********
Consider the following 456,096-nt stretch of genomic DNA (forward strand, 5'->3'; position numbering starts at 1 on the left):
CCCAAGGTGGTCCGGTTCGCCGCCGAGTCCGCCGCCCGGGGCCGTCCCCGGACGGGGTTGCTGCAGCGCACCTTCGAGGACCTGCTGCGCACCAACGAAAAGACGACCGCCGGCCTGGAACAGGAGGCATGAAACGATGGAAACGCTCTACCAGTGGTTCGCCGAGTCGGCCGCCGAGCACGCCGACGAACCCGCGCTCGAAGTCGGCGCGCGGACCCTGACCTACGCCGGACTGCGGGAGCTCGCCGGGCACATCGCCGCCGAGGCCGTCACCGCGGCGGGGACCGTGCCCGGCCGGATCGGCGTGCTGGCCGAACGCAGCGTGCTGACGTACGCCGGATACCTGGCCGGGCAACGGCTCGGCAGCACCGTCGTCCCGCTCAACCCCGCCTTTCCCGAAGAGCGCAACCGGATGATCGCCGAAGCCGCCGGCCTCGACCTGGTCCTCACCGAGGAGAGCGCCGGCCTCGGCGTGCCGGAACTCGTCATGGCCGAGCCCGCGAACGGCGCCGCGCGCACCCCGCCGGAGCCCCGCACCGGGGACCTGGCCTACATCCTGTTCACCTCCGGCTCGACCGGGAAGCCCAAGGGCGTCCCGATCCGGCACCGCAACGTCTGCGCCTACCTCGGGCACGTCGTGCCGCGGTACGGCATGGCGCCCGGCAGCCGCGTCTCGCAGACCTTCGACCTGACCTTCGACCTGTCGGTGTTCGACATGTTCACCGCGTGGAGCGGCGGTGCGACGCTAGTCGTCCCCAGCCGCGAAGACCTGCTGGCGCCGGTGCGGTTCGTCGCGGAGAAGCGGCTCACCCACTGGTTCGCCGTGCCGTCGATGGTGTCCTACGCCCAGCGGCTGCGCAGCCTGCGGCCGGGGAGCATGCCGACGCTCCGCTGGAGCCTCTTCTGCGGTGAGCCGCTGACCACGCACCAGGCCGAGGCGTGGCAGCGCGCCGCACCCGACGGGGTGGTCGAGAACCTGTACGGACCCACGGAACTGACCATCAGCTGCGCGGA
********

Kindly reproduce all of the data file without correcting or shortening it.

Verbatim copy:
Consider the following 456,096-nt stretch of genomic DNA (forward strand, 5'->3'; position numbering starts at 1 on the left):
CCCAAGGTGGTCCGGTTCGCCGCCGAGTCCGCCGCCCGGGGCCGTCCCCGGACGGGGTTGCTGCAGCGCACCTTCGAGGACCTGCTGCGCACCAACGAAAAGACGACCGCCGGCCTGGAACAGGAGGCATGAAACGATGGAAACGCTCTACCAGTGGTTCGCCGAGTCGGCCGCCGAGCACGCCGACGAACCCGCGCTCGAAGTCGGCGCGCGGACCCTGACCTACGCCGGACTGCGGGAGCTCGCCGGGCACATCGCCGCCGAGGCCGTCACCGCGGCGGGGACCGTGCCCGGCCGGATCGGCGTGCTGGCCGAACGCAGCGTGCTGACGTACGCCGGATACCTGGCCGGGCAACGGCTCGGCAGCACCGTCGTCCCGCTCAACCCCGCCTTTCCCGAAGAGCGCAACCGGATGATCGCCGAAGCCGCCGGCCTCGACCTGGTCCTCACCGAGGAGAGCGCCGGCCTCGGCGTGCCGGAACTCGTCATGGCCGAGCCCGCGAACGGCGCCGCGCGCACCCCGCCGGAGCCCCGCACCGGGGACCTGGCCTACATCCTGTTCACCTCCGGCTCGACCGGGAAGCCCAAGGGCGTCCCGATCCGGCACCGCAACGTCTGCGCCTACCTCGGGCACGTCGTGCCGCGGTACGGCATGGCGCCCGGCAGCCGCGTCTCGCAGACCTTCGACCTGACCTTCGACCTGTCGGTGTTCGACATGTTCACCGCGTGGAGCGGCGGTGCGACGCTAGTCGTCCCCAGCCGCGAAGACCTGCTGGCGCCGGTGCGGTTCGTCGCGGAGAAGCGGCTCACCCACTGGTTCGCCGTGCCGTCGATGGTGTCCTACGCCCAGCGGCTGCGCAGCCTGCGGCCGGGGAGCATGCCGACGCTCCGCTGGAGCCTCTTCTGCGGTGAGCCGCTGACCACGCACCAGGCCGAGGCGTGGCAGCGCGCCGCACCCGACGGGGTGGTCGAGAACCTGTACGGACCCACGGAACTGACCATCAGCTGCGCGGA